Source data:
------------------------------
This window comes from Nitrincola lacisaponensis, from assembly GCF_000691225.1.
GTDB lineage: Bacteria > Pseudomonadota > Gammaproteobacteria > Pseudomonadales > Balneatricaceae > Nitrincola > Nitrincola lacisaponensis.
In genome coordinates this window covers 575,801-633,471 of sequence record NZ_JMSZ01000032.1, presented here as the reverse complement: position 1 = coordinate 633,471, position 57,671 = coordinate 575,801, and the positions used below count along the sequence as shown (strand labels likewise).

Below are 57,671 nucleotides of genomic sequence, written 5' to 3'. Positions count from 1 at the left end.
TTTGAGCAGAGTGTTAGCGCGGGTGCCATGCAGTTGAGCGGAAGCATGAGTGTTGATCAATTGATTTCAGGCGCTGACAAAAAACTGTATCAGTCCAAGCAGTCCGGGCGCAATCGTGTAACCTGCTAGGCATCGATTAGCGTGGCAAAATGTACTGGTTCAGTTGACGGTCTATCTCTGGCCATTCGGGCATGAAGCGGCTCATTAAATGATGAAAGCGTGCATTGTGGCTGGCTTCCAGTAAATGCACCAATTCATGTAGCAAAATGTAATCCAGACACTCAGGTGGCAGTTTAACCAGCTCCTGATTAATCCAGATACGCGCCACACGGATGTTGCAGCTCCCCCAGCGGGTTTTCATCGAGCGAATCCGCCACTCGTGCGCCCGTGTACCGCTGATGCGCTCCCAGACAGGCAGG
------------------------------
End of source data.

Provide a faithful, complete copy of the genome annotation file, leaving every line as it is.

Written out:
This window comes from Nitrincola lacisaponensis, from assembly GCF_000691225.1.
GTDB lineage: Bacteria > Pseudomonadota > Gammaproteobacteria > Pseudomonadales > Balneatricaceae > Nitrincola > Nitrincola lacisaponensis.
In genome coordinates this window covers 575,801-633,471 of sequence record NZ_JMSZ01000032.1, presented here as the reverse complement: position 1 = coordinate 633,471, position 57,671 = coordinate 575,801, and the positions used below count along the sequence as shown (strand labels likewise).

Below are 57,671 nucleotides of genomic sequence, written 5' to 3'. Positions count from 1 at the left end.
TTTGAGCAGAGTGTTAGCGCGGGTGCCATGCAGTTGAGCGGAAGCATGAGTGTTGATCAATTGATTTCAGGCGCTGACAAAAAACTGTATCAGTCCAAGCAGTCCGGGCGCAATCGTGTAACCTGCTAGGCATCGATTAGCGTGGCAAAATGTACTGGTTCAGTTGACGGTCTATCTCTGGCCATTCGGGCATGAAGCGGCTCATTAAATGATGAAAGCGTGCATTGTGGCTGGCTTCCAGTAAATGCACCAATTCATGTAGCAAAATGTAATCCAGACACTCAGGTGGCAGTTTAACCAGCTCCTGATTAATCCAGATACGCGCCACACGGATGTTGCAGCTCCCCCAGCGGGTTTTCATCGAGCGAATCCGCCACTCGTGCGCCCGTGTACCGCTGATGCGCTCCCAGACAGGCAGG